by David Lowe,
Professor David Lowe is Chair in Contemporary History in the School of Humanities and Social Sciences at Deakin University
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Why don’t politicians listen to historians? Perhaps the key word in this question is ‘listen’. We know that politicians do, indeed, draw on historians’ works. A well-known Australian example is of historian Don Watson penning some of the more memorable of former Prime Minister Paul Keating’s speeches, including the extraordinary ‘Redfern speech’ of 1992, in which Keating recognized the role of white Australians in dispossessing Aborigines. Historian Henry Reynolds’ multiple works on the same theme have influenced policy-makers in relation to indigenous land rights. And politicians often invoke history for persuasive effect and legitimacy, especially when they are claiming ‘turning points’ or claiming the status of harbingers of new eras.

But it is one thing to be invoking historians occasionally and another thing to be embracing contextual sensitivity and to be alive to the potential for alternative policy options for the future. Take, for example, the recently departed former US Secretary of Defense Robert McNamara, who brought a formidable, academically-trained mind to bear in the prosecution of US foreign and defence policy. McNamara had studied economics, mathematics and philosophy before completing a Masters in Business Administration and then spending most of the Second World War wielding statistics in assessing the effectiveness of US aerial bombardments. I wonder what difference it might have made had he been inclined to think historically. As Secretary of Defense in the 1960s, McNamara brought in civilian experts to undertake ‘systems analysis’ of defence requirements, and he supported the massive US military escalation in Vietnam largely as a war of attrition that could be won by superior numbers and measured ‘body counts’ of the enemy. In relation to Vietnam, McNamara was not especially historically minded. In the middle of 1965, when US President Lyndon Johnson asked his inner circle of advisers for their interpretation of what the US faced in Vietnam, there was a brief and finely balanced battle over the historical metaphor most appropriate to the moment. Dean Rusk and McGeorge Bundy saw it as a ‘Munich’ moment akin to the Western Allies’ failure to take a tough stand against Hitler in 1938. In 1965, the risk of not standing up to an aggressor in Ho Chi Minh was the prospect of expanding communist ventures in Asia. George Ball was more inclined to recall the French defeat at Dien Bien Phu in northern Vietnam in 1954, suggesting that full-scale war waged by a foreign power in Vietnam was unwinnable. McNamara, on the other hand, waited until 1995 to reflect historically in his book on the ‘Tragedy and Lessons of Vietnam’. His reflections then, in his book titled In Retrospect read like an apology for having no sense of historical perspective. In the incremental decisions by which escalation seemed the logical next step, he wrote, no one ‘had truly investigated what was essentially at stake and important to us,’ or explored ‘other routes to our destination’.

Hand-wringing and apologies after the event are no substitutes for action that leads to engagement between historians and policy-makers. Historians can and should take some initiative in making themselves more easily accessible. Relying on busy politicians and public servants to buy books or attend conferences is not realistic. In order to be heard, historians need to find ways of engaging with politicians and policy-makers. On this note, the burgeoning ties between historians and policy-makers in Britain point to what we might hope to see develop in Australia. Since the 1980s — when British historians played significant roles in shaping the British government’s response to the arrival of the AIDS virus, outlining the limitations of policing according to what worked and what didn’t in past cases of infectious diseases, and suggesting other means of modifying behaviour — there have been closer connections between historians and Whitehall. The latest organizational effort, the ‘History and Policy’ group founded in 2002, distills latest historical work with policy significance and paves the ways for meetings between historians, media representatives and policy-makers. This coalition of historians is constantly on the lookout for good history writing that encourages perspective in current policy contexts. If, for example, we have reached the point at which households need to start thinking about rationing carbon emissions, policy-makers might like to know what worked and what didn’t when rationing was applied to households during the Blitz in the Second World War.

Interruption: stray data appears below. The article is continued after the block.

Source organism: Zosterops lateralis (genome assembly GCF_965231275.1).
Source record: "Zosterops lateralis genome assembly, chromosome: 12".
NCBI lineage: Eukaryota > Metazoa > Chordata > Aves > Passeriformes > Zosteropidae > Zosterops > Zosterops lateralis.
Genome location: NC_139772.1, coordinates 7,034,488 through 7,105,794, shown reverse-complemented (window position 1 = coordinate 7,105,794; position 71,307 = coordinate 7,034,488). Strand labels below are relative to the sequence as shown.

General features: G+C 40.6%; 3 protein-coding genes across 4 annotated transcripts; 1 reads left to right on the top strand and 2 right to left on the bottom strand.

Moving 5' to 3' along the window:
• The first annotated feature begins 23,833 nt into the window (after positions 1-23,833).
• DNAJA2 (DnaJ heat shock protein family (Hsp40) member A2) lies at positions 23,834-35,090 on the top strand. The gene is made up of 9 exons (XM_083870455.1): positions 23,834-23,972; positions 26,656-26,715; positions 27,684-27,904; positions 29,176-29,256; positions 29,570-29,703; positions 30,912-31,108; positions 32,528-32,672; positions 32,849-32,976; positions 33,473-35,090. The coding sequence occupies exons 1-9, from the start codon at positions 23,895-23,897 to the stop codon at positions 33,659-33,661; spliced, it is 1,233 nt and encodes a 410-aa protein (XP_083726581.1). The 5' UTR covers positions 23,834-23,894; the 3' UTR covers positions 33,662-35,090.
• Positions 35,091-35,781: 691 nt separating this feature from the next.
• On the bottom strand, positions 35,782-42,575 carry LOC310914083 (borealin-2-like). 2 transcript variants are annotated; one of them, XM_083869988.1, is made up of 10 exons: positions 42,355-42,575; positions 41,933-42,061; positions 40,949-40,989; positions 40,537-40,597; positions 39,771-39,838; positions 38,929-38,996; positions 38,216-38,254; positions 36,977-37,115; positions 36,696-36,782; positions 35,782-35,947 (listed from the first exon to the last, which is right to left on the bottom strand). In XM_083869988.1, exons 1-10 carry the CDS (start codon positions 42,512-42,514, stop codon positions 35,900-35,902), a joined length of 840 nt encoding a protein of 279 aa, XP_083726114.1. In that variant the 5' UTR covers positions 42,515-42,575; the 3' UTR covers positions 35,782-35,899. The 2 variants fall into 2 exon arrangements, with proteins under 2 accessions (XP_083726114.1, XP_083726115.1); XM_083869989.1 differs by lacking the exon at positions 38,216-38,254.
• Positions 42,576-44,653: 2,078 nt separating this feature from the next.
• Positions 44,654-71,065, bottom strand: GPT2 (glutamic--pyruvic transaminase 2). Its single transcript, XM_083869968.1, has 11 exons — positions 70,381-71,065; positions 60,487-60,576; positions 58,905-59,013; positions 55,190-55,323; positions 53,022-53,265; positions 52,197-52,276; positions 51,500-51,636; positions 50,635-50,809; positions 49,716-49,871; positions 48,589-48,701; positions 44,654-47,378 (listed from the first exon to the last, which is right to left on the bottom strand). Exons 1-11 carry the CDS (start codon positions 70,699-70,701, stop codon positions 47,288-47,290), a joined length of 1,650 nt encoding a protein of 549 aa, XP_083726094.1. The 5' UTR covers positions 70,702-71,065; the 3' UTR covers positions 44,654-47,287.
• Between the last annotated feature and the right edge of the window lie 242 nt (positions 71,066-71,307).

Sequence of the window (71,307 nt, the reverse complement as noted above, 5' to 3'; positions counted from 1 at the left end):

There will no doubt be sources of scepticism about what historians can offer policy-makers, who are often so pressed for time and so locked into the present that they succumb to a ‘presentist’ mind-set, convinced that that the challenges facing us today — global warming, an ageing population, post-Cold War international relations — are so unprecedented as to be incapable of any guidance from the past. Yet, this is precisely when history and historically ways of seeing are more important than ever. The life of Robert McNamara, one of ‘the best and the brightest’ stands as a reminder of what opportunities can be missed when historians are not listened to.

Citation: David Lowe, Politicians and Historians. Australian Policy and History. March 2010.


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